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As a local machine admin, is it possible to join a domain but still block group policy from being applied? I'm thinking it should be possible to remove all write access to the registry under, for example, HKCU\Software\Policies but in practice not sure how well this would work, or if there is already a better way to do so.

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closed as off topic by GregD, Chris S, EEAA, Zypher Nov 19 '10 at 21:12

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Guessing you're not an administrator of the domain and are trying to circumvent your appointed administrators security configuration. It's very simple for a domain admin to setup a machine on the domain and block group policy for it. So assuming you have a business case for that, just ask him/her. –  Chris Thorpe Nov 19 '10 at 8:38
As sysadmins, we take security seriously. GPOs are an important way ot accomplishing this. I'm afraid you won't get much help in circumventing security policies here. –  GregD Nov 19 '10 at 13:51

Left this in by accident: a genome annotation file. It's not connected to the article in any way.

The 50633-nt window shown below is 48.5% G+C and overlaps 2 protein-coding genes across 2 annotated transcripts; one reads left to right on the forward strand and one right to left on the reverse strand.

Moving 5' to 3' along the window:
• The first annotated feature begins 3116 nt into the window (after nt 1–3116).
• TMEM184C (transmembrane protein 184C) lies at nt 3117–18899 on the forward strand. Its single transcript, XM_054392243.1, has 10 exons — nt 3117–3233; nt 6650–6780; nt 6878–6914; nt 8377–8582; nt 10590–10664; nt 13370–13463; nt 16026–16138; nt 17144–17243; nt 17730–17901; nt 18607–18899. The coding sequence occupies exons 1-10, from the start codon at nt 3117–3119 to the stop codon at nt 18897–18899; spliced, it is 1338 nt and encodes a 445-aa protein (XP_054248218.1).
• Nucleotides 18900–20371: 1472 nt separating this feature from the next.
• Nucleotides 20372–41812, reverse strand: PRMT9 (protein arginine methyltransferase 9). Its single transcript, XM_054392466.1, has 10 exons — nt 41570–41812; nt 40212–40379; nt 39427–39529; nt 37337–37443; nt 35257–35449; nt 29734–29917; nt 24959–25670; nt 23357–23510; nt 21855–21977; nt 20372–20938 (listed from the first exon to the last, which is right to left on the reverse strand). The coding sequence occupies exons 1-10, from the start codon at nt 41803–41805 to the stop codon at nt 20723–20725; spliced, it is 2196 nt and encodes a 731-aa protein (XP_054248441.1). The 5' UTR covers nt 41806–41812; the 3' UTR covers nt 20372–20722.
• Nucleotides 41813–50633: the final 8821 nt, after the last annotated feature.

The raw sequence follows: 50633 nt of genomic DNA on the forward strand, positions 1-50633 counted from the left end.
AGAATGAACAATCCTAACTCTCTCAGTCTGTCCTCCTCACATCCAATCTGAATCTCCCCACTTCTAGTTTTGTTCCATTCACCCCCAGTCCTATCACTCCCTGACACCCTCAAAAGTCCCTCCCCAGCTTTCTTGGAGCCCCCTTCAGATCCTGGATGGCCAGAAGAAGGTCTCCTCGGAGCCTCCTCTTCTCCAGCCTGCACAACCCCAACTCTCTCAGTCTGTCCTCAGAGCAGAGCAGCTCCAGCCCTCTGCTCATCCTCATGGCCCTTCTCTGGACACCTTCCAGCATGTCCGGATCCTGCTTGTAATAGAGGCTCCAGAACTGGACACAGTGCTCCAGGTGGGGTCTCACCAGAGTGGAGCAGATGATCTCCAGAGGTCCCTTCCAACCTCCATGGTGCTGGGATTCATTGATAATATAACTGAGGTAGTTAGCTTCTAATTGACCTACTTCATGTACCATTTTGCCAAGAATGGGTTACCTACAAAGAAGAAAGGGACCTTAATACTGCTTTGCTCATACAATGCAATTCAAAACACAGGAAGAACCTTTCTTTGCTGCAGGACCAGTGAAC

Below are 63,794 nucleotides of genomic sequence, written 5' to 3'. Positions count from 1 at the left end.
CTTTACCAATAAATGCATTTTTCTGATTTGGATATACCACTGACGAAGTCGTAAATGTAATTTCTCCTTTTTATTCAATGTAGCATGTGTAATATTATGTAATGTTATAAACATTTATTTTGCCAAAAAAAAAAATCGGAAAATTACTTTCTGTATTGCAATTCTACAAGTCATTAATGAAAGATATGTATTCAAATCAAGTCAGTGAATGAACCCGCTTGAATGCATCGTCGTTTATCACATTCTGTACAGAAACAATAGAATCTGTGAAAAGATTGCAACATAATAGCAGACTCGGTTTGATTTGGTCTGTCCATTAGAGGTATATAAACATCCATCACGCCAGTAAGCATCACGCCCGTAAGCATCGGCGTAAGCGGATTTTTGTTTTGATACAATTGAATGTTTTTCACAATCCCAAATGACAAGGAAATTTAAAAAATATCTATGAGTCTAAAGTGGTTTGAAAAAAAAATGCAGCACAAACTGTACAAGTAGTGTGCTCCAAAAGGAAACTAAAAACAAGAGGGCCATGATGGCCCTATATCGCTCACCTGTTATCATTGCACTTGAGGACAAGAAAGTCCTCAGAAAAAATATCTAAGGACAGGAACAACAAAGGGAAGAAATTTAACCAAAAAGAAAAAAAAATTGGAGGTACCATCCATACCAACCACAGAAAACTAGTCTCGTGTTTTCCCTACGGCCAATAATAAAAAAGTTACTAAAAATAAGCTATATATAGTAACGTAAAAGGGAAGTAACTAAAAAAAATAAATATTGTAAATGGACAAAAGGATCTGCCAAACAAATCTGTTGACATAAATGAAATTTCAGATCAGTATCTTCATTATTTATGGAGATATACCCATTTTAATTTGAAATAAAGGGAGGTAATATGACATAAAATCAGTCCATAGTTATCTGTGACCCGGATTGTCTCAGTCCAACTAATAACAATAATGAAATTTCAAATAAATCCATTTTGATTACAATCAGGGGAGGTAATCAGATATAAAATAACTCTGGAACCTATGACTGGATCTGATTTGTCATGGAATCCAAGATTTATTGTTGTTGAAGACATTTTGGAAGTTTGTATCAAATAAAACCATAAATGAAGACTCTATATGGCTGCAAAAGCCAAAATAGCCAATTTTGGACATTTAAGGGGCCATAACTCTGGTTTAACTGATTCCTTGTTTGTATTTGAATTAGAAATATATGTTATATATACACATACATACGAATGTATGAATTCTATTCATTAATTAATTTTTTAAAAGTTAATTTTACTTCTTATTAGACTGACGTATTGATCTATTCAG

No I'm not the adminsitrator of a domain, but the business case has been ignored. The situation is that the company I work for has been bought out and over November our machines are being migrated onto the parent company's domain. This has already caused problems with overzealous things like for example forced folder redirection preventing explorer from launching, and when the case was put forth that we need machines excluded the only solution offered was to allow us to keep local admin rights on our machines... but that's really not a fix. –  FerretallicA Nov 22 '10 at 0:01

2 Answers 2

If you don't want certain policies applied to a machine then you should use the existing filtering options for GPOs. Trying to hack your way around the way the system works is not the correct way to achieve what you want.

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If you take permissions away from the SYSTEM account in HKLM, prepare for unexpected behavior if not outright failure. Filtering, as suggested, is the better way to go. There is also the possibility of making an OU for this machine that doesn't have any policies in it. A third option is to make a group full of computers that you want a certain policy to apply to. You then assign the policy to that group and any computers in the same OU that aren't a part of that group don't get the policy.

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